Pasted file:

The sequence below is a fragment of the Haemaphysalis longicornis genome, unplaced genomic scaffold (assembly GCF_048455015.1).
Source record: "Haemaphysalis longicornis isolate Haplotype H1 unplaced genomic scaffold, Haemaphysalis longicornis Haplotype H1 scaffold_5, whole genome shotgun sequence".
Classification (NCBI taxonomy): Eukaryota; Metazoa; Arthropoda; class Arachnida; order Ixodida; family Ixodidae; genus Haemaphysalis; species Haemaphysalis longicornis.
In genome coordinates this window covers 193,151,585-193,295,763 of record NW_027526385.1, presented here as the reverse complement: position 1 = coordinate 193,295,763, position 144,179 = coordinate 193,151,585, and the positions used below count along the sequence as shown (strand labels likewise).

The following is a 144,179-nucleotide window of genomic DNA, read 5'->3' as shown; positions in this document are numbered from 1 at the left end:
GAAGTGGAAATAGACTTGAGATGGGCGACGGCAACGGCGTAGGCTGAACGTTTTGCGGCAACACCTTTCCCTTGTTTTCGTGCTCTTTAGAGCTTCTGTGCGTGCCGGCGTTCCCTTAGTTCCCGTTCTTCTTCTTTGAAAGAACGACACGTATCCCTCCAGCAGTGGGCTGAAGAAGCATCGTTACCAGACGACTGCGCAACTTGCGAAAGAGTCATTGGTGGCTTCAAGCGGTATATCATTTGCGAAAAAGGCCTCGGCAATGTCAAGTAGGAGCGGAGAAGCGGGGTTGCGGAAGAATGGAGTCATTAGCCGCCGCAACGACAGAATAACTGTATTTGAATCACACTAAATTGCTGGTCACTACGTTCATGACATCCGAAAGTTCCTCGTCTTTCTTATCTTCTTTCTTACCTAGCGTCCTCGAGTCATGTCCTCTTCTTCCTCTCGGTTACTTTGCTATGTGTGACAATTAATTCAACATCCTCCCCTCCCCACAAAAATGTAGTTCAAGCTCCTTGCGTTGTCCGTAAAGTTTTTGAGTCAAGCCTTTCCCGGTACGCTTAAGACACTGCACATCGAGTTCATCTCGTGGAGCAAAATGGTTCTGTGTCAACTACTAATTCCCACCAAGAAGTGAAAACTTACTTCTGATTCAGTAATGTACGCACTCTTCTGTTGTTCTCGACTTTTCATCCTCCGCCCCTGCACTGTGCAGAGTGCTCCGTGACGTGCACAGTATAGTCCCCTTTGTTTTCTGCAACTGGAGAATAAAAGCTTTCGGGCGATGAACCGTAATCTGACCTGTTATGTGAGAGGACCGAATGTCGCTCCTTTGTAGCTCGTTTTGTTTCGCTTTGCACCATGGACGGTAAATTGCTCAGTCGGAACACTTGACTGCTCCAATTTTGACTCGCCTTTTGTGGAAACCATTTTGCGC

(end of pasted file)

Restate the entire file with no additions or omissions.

The sequence below is a fragment of the Haemaphysalis longicornis genome, unplaced genomic scaffold (assembly GCF_048455015.1).
Source record: "Haemaphysalis longicornis isolate Haplotype H1 unplaced genomic scaffold, Haemaphysalis longicornis Haplotype H1 scaffold_5, whole genome shotgun sequence".
Classification (NCBI taxonomy): Eukaryota; Metazoa; Arthropoda; class Arachnida; order Ixodida; family Ixodidae; genus Haemaphysalis; species Haemaphysalis longicornis.
In genome coordinates this window covers 193,151,585-193,295,763 of record NW_027526385.1, presented here as the reverse complement: position 1 = coordinate 193,295,763, position 144,179 = coordinate 193,151,585, and the positions used below count along the sequence as shown (strand labels likewise).

The following is a 144,179-nucleotide window of genomic DNA, read 5'->3' as shown; positions in this document are numbered from 1 at the left end:
GAAGTGGAAATAGACTTGAGATGGGCGACGGCAACGGCGTAGGCTGAACGTTTTGCGGCAACACCTTTCCCTTGTTTTCGTGCTCTTTAGAGCTTCTGTGCGTGCCGGCGTTCCCTTAGTTCCCGTTCTTCTTCTTTGAAAGAACGACACGTATCCCTCCAGCAGTGGGCTGAAGAAGCATCGTTACCAGACGACTGCGCAACTTGCGAAAGAGTCATTGGTGGCTTCAAGCGGTATATCATTTGCGAAAAAGGCCTCGGCAATGTCAAGTAGGAGCGGAGAAGCGGGGTTGCGGAAGAATGGAGTCATTAGCCGCCGCAACGACAGAATAACTGTATTTGAATCACACTAAATTGCTGGTCACTACGTTCATGACATCCGAAAGTTCCTCGTCTTTCTTATCTTCTTTCTTACCTAGCGTCCTCGAGTCATGTCCTCTTCTTCCTCTCGGTTACTTTGCTATGTGTGACAATTAATTCAACATCCTCCCCTCCCCACAAAAATGTAGTTCAAGCTCCTTGCGTTGTCCGTAAAGTTTTTGAGTCAAGCCTTTCCCGGTACGCTTAAGACACTGCACATCGAGTTCATCTCGTGGAGCAAAATGGTTCTGTGTCAACTACTAATTCCCACCAAGAAGTGAAAACTTACTTCTGATTCAGTAATGTACGCACTCTTCTGTTGTTCTCGACTTTTCATCCTCCGCCCCTGCACTGTGCAGAGTGCTCCGTGACGTGCACAGTATAGTCCCCTTTGTTTTCTGCAACTGGAGAATAAAAGCTTTCGGGCGATGAACCGTAATCTGACCTGTTATGTGAGAGGACCGAATGTCGCTCCTTTGTAGCTCGTTTTGTTTCGCTTTGCACCATGGACGGTAAATTGCTCAGTCGGAACACTTGACTGCTCCAATTTTGACTCGCCTTTTGTGGAAACCATTTTGCGC